rancher renounces federal grazing contract at Bundy event
Burns, Ore. — A rancher from New Mexico renounced his U.S. Forest Service grazing contract at an event held by an armed group occupying a national wildlife refuge in Oregon to protest federal land use policies.
Adrian Sewell of Grant County, New Mexico, took the action at the event attended by about 120 people at the Malheur National Wildlife Refuge. A group led by Ammon Bundy began occupying the area in eastern Oregon’s high desert on Jan. 2.
Bundy has said the federal government has no authority to enforce federal grazing contracts with ranchers.
Sewell said he didn’t mind being the only rancher to renounce his federal contract at Saturday’s gathering.
“I don’t mind standing out and standing alone,” he said.
Bundy, who had previously met with local ranchers urging them to tear up their federal contracts, also said he wasn’t disappointed that Sewell was the only one to take him up on his idea.
“I’m very happy he came all the way from New Mexico,” Bundy said.
Critics of Bundy’s group also attended Saturday’s event, which was held a few hours after a small counter-protest nearby.
Kieran Suckling with the Center for Biological Diversity said the leaders of the armed group want to “stage another occupancy like this and to terrorize those towns the same way they have terrorized Burns. There’s no town in the west that wants to be the next Burns.”
Katie Fite from Boise, Idaho, called the occupiers bullies and said their action could give rise to other hate-filled efforts to take over public lands.
Federal authorities are trying to resolve the three-week old standoff, but have so far made no moves against Bundy’s group. On Friday Bundy met briefly with a federal agent at the airport in Burns, but Bundy left because the agent wouldn’t talk with him in front of the media.
The short meeting occurred as Oregon officials are putting increased pressure on federal authorities to take action. The FBI has said it’s seeking a peaceful resolution to the standoff.
Oregon Gov. Kate Brown has said she’s angry because federal authorities have not dealt with Bundy’s group.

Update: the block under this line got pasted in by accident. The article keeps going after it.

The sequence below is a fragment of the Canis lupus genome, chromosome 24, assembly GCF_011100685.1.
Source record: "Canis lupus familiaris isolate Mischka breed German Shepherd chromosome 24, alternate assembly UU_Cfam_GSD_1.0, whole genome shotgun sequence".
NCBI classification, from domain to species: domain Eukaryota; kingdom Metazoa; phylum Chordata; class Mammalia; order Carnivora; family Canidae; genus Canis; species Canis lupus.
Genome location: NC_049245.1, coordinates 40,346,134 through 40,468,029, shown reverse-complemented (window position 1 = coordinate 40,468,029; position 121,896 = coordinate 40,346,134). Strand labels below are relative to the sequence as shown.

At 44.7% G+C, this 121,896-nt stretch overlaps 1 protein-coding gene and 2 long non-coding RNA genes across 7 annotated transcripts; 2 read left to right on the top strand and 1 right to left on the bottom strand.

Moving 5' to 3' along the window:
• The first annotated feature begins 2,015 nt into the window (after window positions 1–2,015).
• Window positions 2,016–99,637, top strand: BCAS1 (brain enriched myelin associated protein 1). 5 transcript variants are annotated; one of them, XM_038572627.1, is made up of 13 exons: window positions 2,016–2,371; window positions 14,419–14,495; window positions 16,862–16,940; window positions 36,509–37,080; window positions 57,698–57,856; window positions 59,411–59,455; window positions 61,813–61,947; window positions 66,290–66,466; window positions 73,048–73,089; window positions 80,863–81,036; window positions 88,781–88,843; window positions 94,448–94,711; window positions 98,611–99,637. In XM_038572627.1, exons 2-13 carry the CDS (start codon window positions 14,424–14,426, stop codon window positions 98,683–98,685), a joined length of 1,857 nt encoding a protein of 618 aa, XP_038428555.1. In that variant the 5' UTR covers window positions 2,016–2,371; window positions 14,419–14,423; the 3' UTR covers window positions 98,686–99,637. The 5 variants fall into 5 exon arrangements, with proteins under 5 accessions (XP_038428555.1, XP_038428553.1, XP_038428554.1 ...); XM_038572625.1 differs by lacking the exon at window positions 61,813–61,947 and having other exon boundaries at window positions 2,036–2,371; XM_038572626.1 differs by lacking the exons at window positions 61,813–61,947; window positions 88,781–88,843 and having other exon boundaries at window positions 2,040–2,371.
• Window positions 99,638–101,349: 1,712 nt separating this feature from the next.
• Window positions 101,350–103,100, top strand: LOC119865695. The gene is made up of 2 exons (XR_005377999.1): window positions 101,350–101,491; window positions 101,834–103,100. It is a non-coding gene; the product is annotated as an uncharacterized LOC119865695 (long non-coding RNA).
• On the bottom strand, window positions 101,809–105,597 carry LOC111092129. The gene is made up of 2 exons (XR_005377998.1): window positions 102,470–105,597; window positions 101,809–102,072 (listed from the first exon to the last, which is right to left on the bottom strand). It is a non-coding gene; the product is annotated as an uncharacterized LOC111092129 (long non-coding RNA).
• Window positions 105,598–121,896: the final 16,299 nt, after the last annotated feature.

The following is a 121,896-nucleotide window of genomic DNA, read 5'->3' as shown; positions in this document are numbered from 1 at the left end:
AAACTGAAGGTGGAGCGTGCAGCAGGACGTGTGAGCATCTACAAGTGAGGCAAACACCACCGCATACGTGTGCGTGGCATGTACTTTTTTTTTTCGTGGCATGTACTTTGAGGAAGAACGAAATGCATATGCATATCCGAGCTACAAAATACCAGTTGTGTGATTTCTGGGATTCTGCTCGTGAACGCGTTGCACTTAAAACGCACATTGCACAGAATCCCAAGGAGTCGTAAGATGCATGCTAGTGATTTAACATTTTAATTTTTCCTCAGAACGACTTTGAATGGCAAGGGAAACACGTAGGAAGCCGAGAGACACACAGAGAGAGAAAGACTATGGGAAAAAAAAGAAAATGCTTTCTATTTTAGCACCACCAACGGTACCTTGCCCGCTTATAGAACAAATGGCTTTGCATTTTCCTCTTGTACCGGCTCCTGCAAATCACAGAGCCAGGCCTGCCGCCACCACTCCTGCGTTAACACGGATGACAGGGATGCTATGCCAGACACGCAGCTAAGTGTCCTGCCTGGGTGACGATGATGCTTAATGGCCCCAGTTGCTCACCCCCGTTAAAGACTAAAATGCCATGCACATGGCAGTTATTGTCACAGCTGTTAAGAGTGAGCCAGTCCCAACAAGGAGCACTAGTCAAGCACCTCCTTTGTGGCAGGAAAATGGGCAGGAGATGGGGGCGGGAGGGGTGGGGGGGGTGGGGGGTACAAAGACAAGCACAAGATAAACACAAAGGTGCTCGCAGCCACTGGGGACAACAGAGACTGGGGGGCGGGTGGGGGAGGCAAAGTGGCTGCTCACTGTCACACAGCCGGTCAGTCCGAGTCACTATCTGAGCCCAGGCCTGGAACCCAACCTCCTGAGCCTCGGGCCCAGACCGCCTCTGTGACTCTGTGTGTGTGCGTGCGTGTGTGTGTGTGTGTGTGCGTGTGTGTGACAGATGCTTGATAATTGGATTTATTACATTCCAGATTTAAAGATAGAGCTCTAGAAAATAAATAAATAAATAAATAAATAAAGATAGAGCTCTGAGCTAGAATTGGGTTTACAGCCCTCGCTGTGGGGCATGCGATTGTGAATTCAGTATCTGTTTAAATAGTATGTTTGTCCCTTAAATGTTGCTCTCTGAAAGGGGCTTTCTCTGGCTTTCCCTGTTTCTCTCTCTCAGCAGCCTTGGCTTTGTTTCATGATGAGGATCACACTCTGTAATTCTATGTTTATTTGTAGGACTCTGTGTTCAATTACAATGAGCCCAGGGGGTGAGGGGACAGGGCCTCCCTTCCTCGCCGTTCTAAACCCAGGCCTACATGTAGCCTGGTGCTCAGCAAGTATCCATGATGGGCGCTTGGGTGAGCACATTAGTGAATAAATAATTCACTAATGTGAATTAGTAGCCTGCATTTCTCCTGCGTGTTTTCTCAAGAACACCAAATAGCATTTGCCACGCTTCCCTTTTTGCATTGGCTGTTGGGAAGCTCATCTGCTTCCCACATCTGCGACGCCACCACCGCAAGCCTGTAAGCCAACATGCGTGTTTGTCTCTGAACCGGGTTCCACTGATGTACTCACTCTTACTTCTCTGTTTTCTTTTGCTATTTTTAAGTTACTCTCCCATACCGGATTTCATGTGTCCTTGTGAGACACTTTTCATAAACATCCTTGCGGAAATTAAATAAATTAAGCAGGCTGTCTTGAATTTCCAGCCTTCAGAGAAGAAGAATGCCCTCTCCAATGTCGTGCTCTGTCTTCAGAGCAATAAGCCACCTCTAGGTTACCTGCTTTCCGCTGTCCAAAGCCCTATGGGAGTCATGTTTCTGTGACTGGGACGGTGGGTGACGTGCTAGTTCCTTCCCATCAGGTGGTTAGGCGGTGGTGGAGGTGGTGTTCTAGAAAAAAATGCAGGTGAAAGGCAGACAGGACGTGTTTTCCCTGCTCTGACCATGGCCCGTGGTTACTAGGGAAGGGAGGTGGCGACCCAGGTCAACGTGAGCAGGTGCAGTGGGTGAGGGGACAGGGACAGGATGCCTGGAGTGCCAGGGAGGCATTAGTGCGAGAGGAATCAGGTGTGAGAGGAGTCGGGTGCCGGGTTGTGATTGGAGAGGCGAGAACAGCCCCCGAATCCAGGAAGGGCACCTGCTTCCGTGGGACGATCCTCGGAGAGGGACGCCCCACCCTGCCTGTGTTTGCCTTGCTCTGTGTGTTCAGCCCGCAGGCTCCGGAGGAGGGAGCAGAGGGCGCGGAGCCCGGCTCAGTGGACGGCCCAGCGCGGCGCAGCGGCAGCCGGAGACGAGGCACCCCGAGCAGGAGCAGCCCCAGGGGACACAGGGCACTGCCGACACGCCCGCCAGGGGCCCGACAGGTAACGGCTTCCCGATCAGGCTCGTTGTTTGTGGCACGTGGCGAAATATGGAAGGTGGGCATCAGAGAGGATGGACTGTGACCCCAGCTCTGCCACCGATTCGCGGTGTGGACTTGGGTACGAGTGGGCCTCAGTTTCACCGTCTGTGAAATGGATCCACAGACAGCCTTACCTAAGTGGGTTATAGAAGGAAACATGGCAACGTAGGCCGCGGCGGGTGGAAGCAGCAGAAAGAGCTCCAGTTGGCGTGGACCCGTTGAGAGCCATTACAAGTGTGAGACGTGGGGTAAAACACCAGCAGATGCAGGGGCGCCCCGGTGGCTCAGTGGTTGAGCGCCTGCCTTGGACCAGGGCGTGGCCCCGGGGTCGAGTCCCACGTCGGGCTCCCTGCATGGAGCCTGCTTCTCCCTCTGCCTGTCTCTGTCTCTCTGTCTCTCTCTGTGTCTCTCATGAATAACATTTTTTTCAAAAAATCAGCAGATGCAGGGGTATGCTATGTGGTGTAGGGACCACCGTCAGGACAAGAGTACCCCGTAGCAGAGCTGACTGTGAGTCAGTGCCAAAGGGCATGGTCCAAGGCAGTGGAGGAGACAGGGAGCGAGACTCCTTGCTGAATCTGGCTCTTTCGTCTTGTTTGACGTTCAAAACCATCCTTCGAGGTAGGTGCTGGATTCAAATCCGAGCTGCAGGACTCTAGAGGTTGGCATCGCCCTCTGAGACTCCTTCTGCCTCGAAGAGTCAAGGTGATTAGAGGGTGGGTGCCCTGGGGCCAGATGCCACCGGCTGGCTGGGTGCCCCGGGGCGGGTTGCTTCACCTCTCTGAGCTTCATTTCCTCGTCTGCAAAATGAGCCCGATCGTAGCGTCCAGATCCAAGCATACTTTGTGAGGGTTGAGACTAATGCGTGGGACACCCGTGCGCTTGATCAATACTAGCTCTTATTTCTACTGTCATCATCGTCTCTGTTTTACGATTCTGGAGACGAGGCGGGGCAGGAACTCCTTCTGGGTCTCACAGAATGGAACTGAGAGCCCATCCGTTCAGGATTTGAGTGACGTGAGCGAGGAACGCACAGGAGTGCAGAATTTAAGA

Bundy, speaking to The Associated Press late Friday while sitting at a desk inside one of the refuge buildings, dismissed the governor’s request.
“It just again shows the ignorance of some of our elected officials,” he said. “It’s just amazing that she would just disregard the Constitution to the point where she would think it would be OK to give the federal government that authority to come in and take some dynamic action or something like that.”
The group has recently bolstered a front entrance blockade with timbers and set up another checkpoint at a back entrance. The AP was not allowed to enter the area Friday without an escort from an armed militant.
At community meetings, local residents have asked Bundy and his group to leave.
Bundy has said he believes his group’s work is appreciated by locals. He told AP the federal government had turned grazing from a “right” to a “privilege.”
“What we’re doing is making sure it’s secured as a right. And (ranchers) will make the decision on how to maintain it, how to care for it, and how to manage,” he said.
Sewell, the New Mexico rancher, said he had a 34,000-acre allotment and was restricted to having 85 cattle graze there. He said historically 600 cattle have grazed on the property.
For the BLM and Forest Service, grazing fees are based on something called an animal unit month, or AUM. That’s defined as the amount of forage needed to sustain one cow and her calf, one horse, or five sheep or goats for a month.
That’s set through a Congressionally mandated formula. Currently, the cost is $1.69 per AUM. Grazing contracts typically run 10 years. The BLM said that in fiscal year 2014, it spent $34.3 million on livestock grazing administration and collected $12.1 million in grazing fees.
Environmental groups say federal grazing fees are kept artificially low, resulting in a subsidy for ranchers.
Bundy’s group plans to open the 300-square-mile Oregon refuge for cattle this spring.
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